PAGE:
It’s time for the 318th edition of You Asked, The Gymternet Answered!
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How do you think Martha Karolyi would have received the news of Chellsie Memmel’s comeback? Would she have been as welcoming as Tom Forster?
I don’t think Chellsie would have even bothered training as seriously as she ended up doing because I don’t think she would have considered even for a second that Martha would have welcomed her back. I think Martha made it pretty clear by not letting her go to nationals back in 2012 that she wasn’t needed in the sport…Martha was always pretty anti-woman and favored her teenagers, and even when Aly Raisman and Gabby Douglas came back in 2015, Martha made a snide comment about how it was cool that they came back, but she didn’t need them, not with so many talented young kids on the team (basically all of whom were burned out five seconds later). I don’t think she took Chellsie’s comeback seriously at all in the 2012 quad, and I think if Chellsie started playing around with the idea of coming back in the 2016 quad or this quad, even if Chellsie showed a super legit skill level, Martha would have brushed her aside and then said “told ya so” if Chellsie fell on during a routine at a camp or competition.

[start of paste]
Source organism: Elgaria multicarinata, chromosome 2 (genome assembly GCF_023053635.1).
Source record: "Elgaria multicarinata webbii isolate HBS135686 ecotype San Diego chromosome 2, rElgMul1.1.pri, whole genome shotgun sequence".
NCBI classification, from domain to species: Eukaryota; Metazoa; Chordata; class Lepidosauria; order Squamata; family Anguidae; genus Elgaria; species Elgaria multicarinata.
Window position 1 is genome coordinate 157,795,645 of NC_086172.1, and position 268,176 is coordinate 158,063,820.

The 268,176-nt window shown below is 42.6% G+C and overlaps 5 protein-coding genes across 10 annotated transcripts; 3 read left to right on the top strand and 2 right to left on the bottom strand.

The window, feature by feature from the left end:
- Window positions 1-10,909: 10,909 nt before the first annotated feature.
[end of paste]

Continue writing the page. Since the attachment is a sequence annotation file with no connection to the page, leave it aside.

There was a previous You Asked question about elites having ugly giants where they spread and bend their legs on the way down. I am also appalled by how this looks, but I thought I heard somewhere that starting to tap while your feet are still over the low bar is a way to generate more power into dismounts. Is this true? Is it more powerful to do an “overtap” than waiting to tap until after your feet have passed the low bar?
I think that this could be a technique for some, but it’s true that it does generate a ton of power, and it’s a very MAG-style way to do it. If you’re looking at the uneven bars like a clock (12 o’clock is a handstand, 6 o’clock is hanging directly underneath), then the preferred time to arch is usually just before where 5 o’clock is. But for the big releases and dismounts in MAG, you sometimes see them start to arch at around 2 or 3 o’clock, which is super early, and on a set of uneven bars, would definitely place them with their feet still above the low bar. I think the later taps usually work just fine for most uneven bars skills. I just went over to watch Simone Biles’ tap before her double double dismount, since that’s one of the bigger skills we see on the event, and even she doesn’t really tap that early, waiting until her feet are just under the low bar before she arches. I feel the really early MAG taps are also even less aesthetically pleasing than the ugly giants, haha, but I don’t see anyone in WAG do it as aggressively or as not-cute as the MAG taps…it’s really just the straddled aspect of the giants that I don’t love from an aesthetics standpoint for the women.